List of Drug Rehabs for the Hispanic Community
Here is access to our entire drug rehabilitation for the Hispanic community database. Please select a state. If you need help locating the right treatment for you, do not hesitate to contact one of our treatment specialists at 1-800-304-2219.
Address of the center
Address of the center
Type of Treatment
- Rehab for the Hispanic Community
Hispanic Americans within the United States make up the largest racial group within the country, and Spanish is the second most spoken language throughout the United States. Many of the Hispanic American communities across the United States do struggle with problems connected to drugs and alcohol. Because Spanish is the first language, there will be numerous drug and alcohol treatment programs within the country, that provide Spanish language options for clients. Drug problems impacting Hispanic American communities are often dealt with, within the community, and many Hispanic Americans do not always reach out to local physical and mental health services for help. Because of this, they do tend to see more physical health problems caused by drug and alcohol abuse, which could be helped through preventative care. Drug and alcohol treatment programs with Spanish language options are effective solutions and can help Hispanic Americans who are struggling with drug and alcohol addiction.
When looking at immigration among Hispanic and Latin American people, the problem of acculturation can be at the forefront. Someone who is going through cultural and psychosocial changes with trying to adapt to new and unfamiliar cultures will experience different levels of stress. How someone copes with this stress is distinct for each person, but drugs and alcohol provide an easy way to handle the stress. Acculturation can bring about many problems that can lead to drug and alcohol abuse, such as not being able to communicate clearly, or facing barriers with becoming a citizen. Other issues may occur where a new immigrant will become part of an at-risk demographic for substance abuse, and then they become addicted to drugs or alcohol. Many people from different cultures will take extra measures to fit in with those around them, and this is true with second and third-generation Hispanic and Latin Americans. For example, the consumption of alcohol is looked at differently within each culture, and with American culture, binge drinking is a common problem. Young Hispanic and Latin Americans may start to binge drink as a way to fit in with the crowd they are hanging around with.
The National Institute on Alcohol Abuse and Alcoholism reported that when Hispanics choose to drink, they will often consume more alcohol than non-Hispanics. Roughly 33% of Hispanic Americans who become dependent on alcohol will have recurring addiction problems. Despite many different Spanish-speaking drug and alcohol treatment services throughout the United States, many Hispanics struggling with substance abuse are not aware that these services exist. There are many things that do impede Hispanic Americans from joining support groups, and this is a lack of health insurance, and not knowing anyone who can help them. Many states will not have drug treatment that does specifically focuses on Hispanic issues, cultural differences, and religious dynamics of the Spanish-speaking community. Picking up many dangerous and self-destructive habits because of acculturation can be a problem. There are, however, both positive and negative acculturation influences, in ways that are beneficial and harmful. There are dozens of potential risk factors that can lead to an addiction, but there are also numerous ways for anyone to avoid becoming addicted to drugs and alcohol. For example, immigrants from Puerto Rico tend to have the heaviest Hispanic drinkers, and when they become part of a group that drinks heavily, it will be easy to fall into. The National Survey on Drug Use and Health reports that Hispanic Americans are more likely to need substance abuse treatment than non-Hispanics; however, Hispanic Americans are less likely to receive treatment for a drug and alcohol problem.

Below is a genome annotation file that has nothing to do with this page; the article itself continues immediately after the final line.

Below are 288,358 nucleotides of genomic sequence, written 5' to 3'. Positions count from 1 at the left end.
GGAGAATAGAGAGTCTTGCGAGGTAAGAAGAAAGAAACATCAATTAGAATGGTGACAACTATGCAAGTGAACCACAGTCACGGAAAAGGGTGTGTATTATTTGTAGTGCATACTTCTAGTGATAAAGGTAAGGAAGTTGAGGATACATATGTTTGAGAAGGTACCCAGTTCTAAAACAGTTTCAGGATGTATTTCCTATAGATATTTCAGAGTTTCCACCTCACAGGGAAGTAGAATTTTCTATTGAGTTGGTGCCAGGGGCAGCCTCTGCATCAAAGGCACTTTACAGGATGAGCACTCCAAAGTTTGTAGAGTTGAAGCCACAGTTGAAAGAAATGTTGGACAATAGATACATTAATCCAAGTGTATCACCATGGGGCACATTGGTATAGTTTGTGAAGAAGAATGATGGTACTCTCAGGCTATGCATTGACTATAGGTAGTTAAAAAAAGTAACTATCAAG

Over the past four decades, the Hispanic and Latin American population has grown steadily, and is the nation’s largest ethnic or racial minority, contributing over 57 million people. Roughly 28% of the non-native population of the United States is from Mexico. Much of the substance abuse among these types of cultures can begin with immigration, from leaving their home country to arriving at their destination, and then acclimatizing to their new surroundings. The National Institute on Alcohol Abuse and Alcoholism explains that many problems that foreign workers, students, and spouses might face are a result of their immigration from one country to another. Of course, there are problems that are more published within mainstream media such as racism and discrimination, language and communication barriers, and difficulties adapting to local customs. There are many stressors that are involved with immigration, but when looking at second, third, or even fourth-generation Hispanic and Latin Americans the problems with substance abuse can be attributed to the environment, upbringing, physical and emotional traumas, and the daily life stress. All of this is no different than what any other American faces, whether they are born within the country or immigrated to it.